An angler in Mississippi reeled in a massive, record-breaking catfish a week ago near Natchez. Eugene Cronley, the fisherman from Brandon who nabbed the monster 131-pound catch, said the fight took him forty minutes to tire the fish out.
What makes the story even more amazing is the gap between the old and new weight records since the catch. Typically, new size records improve upon old marks by a pound or two; maybe five pounds in a really special circumstance. Fish can only grow so big, after all. But Cronley’s huge fish shattered the old Mississippi state catfish record by an incredible 30 pounds.
Even more incredibly, according to the Mississippi Department of Wildlife, Fisheries, and Parks Fisheries Bureau, Cronley also obliterated the rod-and-reel record of 95 pounds set in 2009.
Cronley, who caught the blue catfish with skipjack herring as bait, said of the experience, “it is truly a fish of a lifetime.”
Interestingly enough, the former trophy blue catfish record also hailed from the same part of the Mississippi River near Natchez. So if you’re looking to feed a church congregation on a Friday fish fry, be sure to give that fertile stretch of the mighty Mississippi a visit.
A few thousand miles west of Mississippi catfish country, another lucky angler reeled in an eye-popping catch in Idaho
Something is in the water in America right now, because a 12-year-old fisherman also caught an incredible sturgeon on the Snake River recently. The massive fish measured nine feet, 11-inches, which put it among the largest fish ever caught and released in the state.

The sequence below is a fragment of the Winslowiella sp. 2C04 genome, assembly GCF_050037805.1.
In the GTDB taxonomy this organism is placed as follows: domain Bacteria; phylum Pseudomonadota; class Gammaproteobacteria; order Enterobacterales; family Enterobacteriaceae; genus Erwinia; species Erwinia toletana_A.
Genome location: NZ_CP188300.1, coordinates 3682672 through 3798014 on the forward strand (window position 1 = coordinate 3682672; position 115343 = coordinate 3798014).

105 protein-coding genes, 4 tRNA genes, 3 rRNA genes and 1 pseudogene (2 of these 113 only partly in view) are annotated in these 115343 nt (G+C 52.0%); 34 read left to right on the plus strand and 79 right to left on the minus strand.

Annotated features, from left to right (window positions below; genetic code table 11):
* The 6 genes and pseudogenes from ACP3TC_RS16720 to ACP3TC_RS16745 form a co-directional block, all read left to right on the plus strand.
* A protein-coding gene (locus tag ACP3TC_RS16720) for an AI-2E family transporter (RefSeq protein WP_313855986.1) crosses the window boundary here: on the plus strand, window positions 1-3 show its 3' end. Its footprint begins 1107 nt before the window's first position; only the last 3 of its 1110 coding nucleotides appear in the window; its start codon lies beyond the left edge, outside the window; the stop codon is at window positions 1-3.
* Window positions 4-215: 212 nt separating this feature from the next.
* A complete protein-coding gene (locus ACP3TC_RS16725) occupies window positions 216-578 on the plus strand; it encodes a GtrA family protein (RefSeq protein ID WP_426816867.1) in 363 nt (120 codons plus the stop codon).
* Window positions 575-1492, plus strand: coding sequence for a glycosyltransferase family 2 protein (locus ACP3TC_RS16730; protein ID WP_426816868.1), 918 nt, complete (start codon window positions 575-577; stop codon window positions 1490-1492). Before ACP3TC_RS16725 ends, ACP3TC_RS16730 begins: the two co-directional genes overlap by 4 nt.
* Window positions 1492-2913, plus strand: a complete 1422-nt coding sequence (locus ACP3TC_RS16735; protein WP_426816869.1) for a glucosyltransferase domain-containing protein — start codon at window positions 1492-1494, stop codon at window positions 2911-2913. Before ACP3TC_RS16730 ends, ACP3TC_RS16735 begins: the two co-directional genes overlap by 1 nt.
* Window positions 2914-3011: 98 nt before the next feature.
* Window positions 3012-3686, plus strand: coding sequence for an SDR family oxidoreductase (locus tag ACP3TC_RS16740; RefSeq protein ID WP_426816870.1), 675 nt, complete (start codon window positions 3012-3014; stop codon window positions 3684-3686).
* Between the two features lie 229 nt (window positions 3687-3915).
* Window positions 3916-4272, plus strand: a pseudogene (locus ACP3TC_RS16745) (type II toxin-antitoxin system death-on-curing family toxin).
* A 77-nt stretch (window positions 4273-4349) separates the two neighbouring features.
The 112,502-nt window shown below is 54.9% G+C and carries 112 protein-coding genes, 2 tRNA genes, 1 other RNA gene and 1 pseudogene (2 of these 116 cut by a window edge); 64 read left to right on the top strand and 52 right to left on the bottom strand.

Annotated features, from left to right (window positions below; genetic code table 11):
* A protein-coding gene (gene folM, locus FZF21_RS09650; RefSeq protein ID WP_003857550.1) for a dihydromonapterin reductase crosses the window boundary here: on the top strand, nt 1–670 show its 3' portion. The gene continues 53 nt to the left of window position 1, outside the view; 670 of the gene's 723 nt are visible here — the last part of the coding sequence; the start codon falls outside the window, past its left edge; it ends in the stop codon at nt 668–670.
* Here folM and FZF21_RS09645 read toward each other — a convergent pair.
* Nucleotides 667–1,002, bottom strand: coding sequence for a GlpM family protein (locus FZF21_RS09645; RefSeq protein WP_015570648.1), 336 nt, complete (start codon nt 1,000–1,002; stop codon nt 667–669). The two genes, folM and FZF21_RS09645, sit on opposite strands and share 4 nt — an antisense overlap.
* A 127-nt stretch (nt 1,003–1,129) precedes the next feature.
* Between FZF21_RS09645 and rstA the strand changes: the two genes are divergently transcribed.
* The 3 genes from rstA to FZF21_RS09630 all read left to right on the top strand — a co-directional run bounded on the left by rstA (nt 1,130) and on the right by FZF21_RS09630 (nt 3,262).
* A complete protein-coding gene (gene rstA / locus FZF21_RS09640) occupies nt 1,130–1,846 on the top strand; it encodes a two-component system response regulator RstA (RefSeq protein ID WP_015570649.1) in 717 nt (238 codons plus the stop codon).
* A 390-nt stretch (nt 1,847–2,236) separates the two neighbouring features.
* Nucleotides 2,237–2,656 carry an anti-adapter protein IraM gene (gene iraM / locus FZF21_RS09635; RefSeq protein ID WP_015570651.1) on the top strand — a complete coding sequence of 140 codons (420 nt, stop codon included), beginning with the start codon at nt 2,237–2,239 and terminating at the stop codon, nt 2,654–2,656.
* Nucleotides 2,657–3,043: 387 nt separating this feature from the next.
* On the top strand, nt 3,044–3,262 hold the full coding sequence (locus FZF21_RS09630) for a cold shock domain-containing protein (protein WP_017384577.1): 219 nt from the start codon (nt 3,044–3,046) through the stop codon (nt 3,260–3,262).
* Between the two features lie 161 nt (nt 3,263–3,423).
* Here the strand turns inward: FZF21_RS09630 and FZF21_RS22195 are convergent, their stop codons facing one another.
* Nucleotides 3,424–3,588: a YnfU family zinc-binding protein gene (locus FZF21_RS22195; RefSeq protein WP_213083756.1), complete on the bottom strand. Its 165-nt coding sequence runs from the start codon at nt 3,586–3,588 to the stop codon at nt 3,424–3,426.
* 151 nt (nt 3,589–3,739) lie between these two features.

Young Tyler Grimshaw fought and landed the prehistoric species while fishing with his father, Lance, and local guide Joe Weisner. According to Weisner, Tyler is a seasoned angler even at his age.
“Lance is actually a fishing guide on Flaming Gorge,” Weisner said. “So we kinda go back and forth. I’ll go up with him and fish for a couple days and vice versa. And Tyler has come down to fish with me numerous times. That kid has probably caught 100 sturgeon on his own by now, but he’s always looking for that bigger fish, you know.”
To catch the mighty sturgeon, Tyler used a standard sliding rig and drifting fresh-cut bait along the bottom of the river. A short rod also allowed him to really pressure the fish, too. Luckily, he hooked the record catch in a deep pool with minimal current, which gave the young man some extra leverage to tire the fish out.
“Tyler sat on that rod and pumped that fish for 50 minutes. He wasn’t about to hand that rod over to nobody,” Weisner said. “The fish jumped a total of four times. It jumped once right next to the boat, maybe two feet away. It was terrifying.”
Sturgeon is a protected species in Idaho, so Tyler had to release his trophy while it still lay in the shallow water. But he certainly has a story for the ages.